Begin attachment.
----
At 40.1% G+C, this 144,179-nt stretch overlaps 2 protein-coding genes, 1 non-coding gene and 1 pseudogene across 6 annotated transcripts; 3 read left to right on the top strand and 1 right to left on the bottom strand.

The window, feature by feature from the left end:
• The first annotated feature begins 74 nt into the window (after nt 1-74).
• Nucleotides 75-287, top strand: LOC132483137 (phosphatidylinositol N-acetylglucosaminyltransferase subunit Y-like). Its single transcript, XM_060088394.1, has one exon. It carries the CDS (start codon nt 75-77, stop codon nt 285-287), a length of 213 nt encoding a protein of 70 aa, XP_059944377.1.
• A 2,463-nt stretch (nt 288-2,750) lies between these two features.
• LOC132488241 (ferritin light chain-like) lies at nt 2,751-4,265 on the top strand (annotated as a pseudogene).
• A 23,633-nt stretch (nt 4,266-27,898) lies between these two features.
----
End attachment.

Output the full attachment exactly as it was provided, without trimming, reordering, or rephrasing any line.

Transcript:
At 40.1% G+C, this 144,179-nt stretch overlaps 2 protein-coding genes, 1 non-coding gene and 1 pseudogene across 6 annotated transcripts; 3 read left to right on the top strand and 1 right to left on the bottom strand.

The window, feature by feature from the left end:
• The first annotated feature begins 74 nt into the window (after nt 1-74).
• Nucleotides 75-287, top strand: LOC132483137 (phosphatidylinositol N-acetylglucosaminyltransferase subunit Y-like). Its single transcript, XM_060088394.1, has one exon. It carries the CDS (start codon nt 75-77, stop codon nt 285-287), a length of 213 nt encoding a protein of 70 aa, XP_059944377.1.
• A 2,463-nt stretch (nt 288-2,750) lies between these two features.
• LOC132488241 (ferritin light chain-like) lies at nt 2,751-4,265 on the top strand (annotated as a pseudogene).
• A 23,633-nt stretch (nt 4,266-27,898) lies between these two features.